Modern ideas in art appeared in commercials and logos, the famous London Underground logo being an early example of the need for clear, easily recognizable and memorable visual symbols. Another strong influence at this time was Marxism. Eliot and Igor Stravinsky—which rejected popular solutions to modern problems—the rise of Fascism , the Great Depression, and the march to war helped to radicalize a generation. The Russian Revolution was the catalyst to fuse political radicalism and utopianism with more expressly political stances.

    Bertolt Brecht , W. This move to the radical left, however, was neither universal nor definitional, and there is no particular reason to associate Modernism, fundamentally, with 'the left'. One of the most visible changes of this period is the adoption of objects of modern production into daily life.

    Modernism and | Roger Griffin | Springer

    Electricity, the telephone, the automobile—and the need to work with them, repair them, and live with them—created the need for new forms of manners, and social life. The kind of disruptive moment which only a few knew in the s became a common occurrence as telecommunications became increasingly ubiquitous. The speed of communication reserved for the stockbrokers of became part of family life. Modernism in social organization would produce inquiries into sex and the basic bondings of the nuclear, rather than extended, family. The Freudian tensions of infantile sexuality and the raising of children became more intense, because people had fewer children, and therefore a more specific relationship with each child: the theoretical, again, became the practical and even popular.

    In the arts as well as popular culture sexuality lost its mooring to marriage and family and increasingly came to be regarded as a self-oriented biological imperative. Explicit depictions of sex in literature, theater, film, and other visual arts often denigrated traditional or religious conceptions of sex and the implicit relationship between sex and procreation. Many modernists believed that by rejecting tradition they could discover radically new ways of making art. Arnold Schoenberg believed that by rejecting traditional tonal harmony, the hierarchical system of organizing works of music which had guided music-making for at least a century and a half, and perhaps longer, he had discovered a wholly new way of organizing sound, based on the use of note rows.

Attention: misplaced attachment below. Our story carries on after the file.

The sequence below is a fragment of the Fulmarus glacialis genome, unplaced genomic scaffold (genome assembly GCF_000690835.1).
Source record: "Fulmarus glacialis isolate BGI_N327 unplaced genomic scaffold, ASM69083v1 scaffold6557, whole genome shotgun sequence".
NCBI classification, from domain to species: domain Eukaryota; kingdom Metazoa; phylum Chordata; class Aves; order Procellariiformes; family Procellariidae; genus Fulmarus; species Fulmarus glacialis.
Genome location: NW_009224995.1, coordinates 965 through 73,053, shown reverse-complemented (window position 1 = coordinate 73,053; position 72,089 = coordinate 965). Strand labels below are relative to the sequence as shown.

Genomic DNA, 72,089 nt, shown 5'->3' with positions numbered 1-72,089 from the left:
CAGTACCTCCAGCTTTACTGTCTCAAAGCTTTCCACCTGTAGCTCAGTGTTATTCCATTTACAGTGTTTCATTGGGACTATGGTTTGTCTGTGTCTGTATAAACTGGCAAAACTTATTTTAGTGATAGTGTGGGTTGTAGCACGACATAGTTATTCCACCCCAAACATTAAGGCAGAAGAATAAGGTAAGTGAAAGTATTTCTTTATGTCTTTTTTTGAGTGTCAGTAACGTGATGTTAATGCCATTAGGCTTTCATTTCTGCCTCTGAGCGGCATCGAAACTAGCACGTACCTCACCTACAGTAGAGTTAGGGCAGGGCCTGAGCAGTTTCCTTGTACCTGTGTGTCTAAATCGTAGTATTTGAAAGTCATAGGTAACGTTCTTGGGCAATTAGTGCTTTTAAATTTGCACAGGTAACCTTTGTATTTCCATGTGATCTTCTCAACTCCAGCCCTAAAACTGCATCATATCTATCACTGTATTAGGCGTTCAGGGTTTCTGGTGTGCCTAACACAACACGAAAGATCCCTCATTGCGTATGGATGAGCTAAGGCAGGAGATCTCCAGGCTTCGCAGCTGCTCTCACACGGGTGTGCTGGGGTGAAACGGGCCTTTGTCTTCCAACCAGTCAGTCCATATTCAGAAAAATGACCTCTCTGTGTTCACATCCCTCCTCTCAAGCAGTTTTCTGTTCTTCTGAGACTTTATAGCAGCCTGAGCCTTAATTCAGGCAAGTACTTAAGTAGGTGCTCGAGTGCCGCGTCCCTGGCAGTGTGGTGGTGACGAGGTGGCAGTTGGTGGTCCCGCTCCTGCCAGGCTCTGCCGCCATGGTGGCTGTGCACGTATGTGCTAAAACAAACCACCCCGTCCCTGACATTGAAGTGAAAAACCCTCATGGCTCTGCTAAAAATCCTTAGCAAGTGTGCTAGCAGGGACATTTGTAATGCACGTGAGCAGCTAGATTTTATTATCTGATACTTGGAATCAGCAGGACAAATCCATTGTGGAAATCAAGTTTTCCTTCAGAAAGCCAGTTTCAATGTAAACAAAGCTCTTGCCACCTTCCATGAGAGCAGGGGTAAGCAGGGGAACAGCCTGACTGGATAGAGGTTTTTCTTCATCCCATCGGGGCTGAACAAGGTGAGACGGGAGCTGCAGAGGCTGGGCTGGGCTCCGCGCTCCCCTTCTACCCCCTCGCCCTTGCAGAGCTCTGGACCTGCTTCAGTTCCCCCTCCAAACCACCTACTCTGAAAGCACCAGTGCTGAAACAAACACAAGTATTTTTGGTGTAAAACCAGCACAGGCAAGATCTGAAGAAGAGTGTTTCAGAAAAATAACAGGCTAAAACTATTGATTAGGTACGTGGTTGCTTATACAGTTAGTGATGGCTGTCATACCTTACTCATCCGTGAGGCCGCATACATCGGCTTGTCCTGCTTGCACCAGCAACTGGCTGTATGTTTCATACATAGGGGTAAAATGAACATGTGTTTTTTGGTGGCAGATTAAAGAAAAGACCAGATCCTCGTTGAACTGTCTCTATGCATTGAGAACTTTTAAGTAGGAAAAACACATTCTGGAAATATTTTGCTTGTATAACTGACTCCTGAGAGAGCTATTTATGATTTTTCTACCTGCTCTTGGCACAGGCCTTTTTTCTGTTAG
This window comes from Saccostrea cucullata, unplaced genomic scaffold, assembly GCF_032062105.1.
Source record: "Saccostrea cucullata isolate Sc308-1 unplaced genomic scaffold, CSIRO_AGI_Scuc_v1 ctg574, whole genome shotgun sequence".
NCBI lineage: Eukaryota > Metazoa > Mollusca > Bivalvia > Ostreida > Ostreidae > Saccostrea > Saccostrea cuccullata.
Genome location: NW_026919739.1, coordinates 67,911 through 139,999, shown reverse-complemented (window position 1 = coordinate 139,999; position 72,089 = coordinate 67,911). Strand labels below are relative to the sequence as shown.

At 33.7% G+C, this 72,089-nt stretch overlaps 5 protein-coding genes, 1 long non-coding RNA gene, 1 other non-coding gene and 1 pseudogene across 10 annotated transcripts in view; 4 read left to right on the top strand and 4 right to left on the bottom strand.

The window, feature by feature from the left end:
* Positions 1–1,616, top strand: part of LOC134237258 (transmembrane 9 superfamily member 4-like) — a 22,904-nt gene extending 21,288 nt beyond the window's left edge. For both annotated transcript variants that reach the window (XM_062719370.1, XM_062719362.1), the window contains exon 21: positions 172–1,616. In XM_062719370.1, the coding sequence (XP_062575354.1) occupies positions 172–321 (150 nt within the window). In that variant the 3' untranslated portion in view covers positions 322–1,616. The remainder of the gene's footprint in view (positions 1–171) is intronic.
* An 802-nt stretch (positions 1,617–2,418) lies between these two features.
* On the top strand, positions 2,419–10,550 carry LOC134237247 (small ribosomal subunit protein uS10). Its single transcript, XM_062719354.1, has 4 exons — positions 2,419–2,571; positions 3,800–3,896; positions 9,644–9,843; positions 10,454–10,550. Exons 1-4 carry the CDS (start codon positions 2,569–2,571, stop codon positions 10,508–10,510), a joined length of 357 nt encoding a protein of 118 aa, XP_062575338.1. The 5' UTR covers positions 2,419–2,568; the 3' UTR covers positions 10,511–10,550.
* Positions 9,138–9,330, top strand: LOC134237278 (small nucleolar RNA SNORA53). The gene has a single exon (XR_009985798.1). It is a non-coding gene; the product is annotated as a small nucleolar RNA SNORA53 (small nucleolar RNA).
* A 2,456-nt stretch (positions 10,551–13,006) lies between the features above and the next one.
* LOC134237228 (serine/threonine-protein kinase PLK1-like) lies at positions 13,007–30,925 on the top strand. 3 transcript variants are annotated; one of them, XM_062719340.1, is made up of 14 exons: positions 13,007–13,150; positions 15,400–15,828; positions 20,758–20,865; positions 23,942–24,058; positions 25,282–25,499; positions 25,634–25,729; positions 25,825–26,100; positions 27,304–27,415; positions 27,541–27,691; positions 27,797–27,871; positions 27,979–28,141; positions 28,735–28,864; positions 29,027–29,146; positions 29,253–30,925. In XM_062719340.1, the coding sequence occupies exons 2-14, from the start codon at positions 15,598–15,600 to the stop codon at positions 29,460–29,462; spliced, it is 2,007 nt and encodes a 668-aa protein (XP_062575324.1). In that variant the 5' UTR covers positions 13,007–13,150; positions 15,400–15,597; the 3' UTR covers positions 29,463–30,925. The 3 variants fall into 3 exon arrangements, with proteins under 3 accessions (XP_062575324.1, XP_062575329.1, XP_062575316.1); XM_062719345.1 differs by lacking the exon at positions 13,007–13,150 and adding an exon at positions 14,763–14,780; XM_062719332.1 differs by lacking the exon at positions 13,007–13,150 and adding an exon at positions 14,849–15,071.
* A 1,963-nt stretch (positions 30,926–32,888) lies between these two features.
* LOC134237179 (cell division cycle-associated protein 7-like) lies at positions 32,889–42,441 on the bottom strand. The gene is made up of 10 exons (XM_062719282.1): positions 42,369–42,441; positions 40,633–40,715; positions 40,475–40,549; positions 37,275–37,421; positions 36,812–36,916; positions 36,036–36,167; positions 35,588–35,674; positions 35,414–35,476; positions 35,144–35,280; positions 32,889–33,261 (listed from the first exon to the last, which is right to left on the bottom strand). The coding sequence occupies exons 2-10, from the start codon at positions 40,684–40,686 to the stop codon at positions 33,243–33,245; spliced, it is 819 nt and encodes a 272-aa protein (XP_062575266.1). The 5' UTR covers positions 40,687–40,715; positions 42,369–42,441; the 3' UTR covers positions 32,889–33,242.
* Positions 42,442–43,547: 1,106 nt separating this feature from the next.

This led to what is known as serial music by the post-war period. Wassily Kandinsky , Piet Mondrian , and Kazimir Malevich all believed in redefining art as the arrangement of pure color. The use of photography, which had rendered much of the representational function of visual art obsolete, strongly affected this aspect of Modernism. However, these artists also believed that by rejecting the depiction of material objects they helped art move from a materialist to a spiritualist phase of development. Other Modernists, especially those involved in design, had more pragmatic views.

    Modernist architects and designers believed that new technology rendered old styles of building obsolete. Le Corbusier thought that buildings should function as " machines for living in," analogous to cars , which he saw as machines for traveling in. Just as cars had replaced the horse , so Modernist design should reject the old styles and structures inherited from Ancient Greece or from the Middle Ages.

    Following this machine aesthetic, Modernist designers typically reject decorative motifs in design, preferring to emphasize the materials used and pure geometrical forms. Modernist design of houses and furniture also typically emphasized simplicity and clarity of form, open-plan interiors, and the absence of clutter.

    Modernism reversed the nineteenth-century relationship of public and private: in the nineteenth century, public buildings were horizontally expansive for a variety of technical reasons, and private buildings emphasized verticality—to fit more private space on more and more limited land.

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    In other arts, such pragmatic considerations were less important. In literature and visual art, some Modernists sought to defy expectations mainly in order to make their art more vivid, or to force the audience to take the trouble to question their own preconceptions. This aspect of Modernism has often seemed a reaction to consumer culture, which developed in Europe and North America in the late-nineteenth century.

    Whereas most manufacturers try to make products that will be marketable by appealing to preferences and prejudices, High Modernists rejected such consumerist attitudes in order to undermine conventional thinking. Many Modernists saw themselves as apolitical. Others, such as T. Eliot , rejected mass popular culture from a conservative position.